Developing and Sustaining CBPR Partnerships: As interest in community-based participatory research (CBPR) grows, there is a growing need and demand for educational resources that help build the knowledge and skills needed to develop and sustain effective CBPR partnerships. This evidence-based curriculum is intended as a tool for community-institutional partnerships that are using or planning to use a CBPR approach to improving health. It can be used by partnerships that are just forming as well as mature partnerships.

CES4Health.info: online mechanism for peer-reviewed publication and dissemination of diverse products of CBPR

Resources for CBPR: Resources to Advance Community-Based Participatory Research.

Community-Campus Partnerships for Health Brochure: Building Healthier Communities, Strengthening Higher Education.

Center for Family, Work and Community: The Center for Family, Work and Community is dedicated to providing exceptional organizational development, consultation and training.

Clinical and Translational Science Awards (CTSAs): Drawing from experience of the NIH Roadmap for Medical Research and extensive community input, the Clinical and Translational Science Awards (CTSAs) program creates a definable academic home for clinical and translational research. CTSA institutions work to transform the local, regional, and national environment to increase the efficiency and speed of clinical and translational research across the country.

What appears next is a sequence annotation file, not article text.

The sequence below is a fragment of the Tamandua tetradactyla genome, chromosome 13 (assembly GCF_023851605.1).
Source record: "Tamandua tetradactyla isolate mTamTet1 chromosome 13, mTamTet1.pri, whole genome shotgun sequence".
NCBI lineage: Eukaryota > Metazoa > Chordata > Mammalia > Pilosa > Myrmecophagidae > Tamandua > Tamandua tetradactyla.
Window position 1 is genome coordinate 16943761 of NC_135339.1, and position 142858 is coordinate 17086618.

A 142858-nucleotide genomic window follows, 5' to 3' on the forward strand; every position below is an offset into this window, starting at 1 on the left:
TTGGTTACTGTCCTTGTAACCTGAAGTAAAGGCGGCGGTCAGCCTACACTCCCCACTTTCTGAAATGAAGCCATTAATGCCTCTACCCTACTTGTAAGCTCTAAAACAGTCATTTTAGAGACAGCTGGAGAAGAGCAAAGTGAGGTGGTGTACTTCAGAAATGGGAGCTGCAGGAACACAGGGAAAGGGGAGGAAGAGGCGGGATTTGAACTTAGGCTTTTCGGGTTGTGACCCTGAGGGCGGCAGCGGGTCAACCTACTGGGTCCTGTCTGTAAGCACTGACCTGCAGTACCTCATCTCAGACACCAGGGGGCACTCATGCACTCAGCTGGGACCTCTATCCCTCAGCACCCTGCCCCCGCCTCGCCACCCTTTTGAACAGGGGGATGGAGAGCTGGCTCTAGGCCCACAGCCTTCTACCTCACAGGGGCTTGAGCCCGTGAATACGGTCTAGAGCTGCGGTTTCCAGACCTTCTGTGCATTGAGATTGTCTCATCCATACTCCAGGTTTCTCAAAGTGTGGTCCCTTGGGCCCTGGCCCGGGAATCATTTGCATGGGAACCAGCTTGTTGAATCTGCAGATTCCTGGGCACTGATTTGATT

The Office of Research Integrity (ORI) promotes integrity in biomedical and behavioral research supported by the U.S. Public Health Service (PHS) at about 4,000 institutions worldwide. ORI monitors institutional investigations of research misconduct and facilitates the responsible conduct of research (RCR) through educational, preventive, and regulatory activities.

National Center for Research Resources: An information portal of NCRR, a component of the National Institutes of Health, supporting primary research to create and develop critical resources.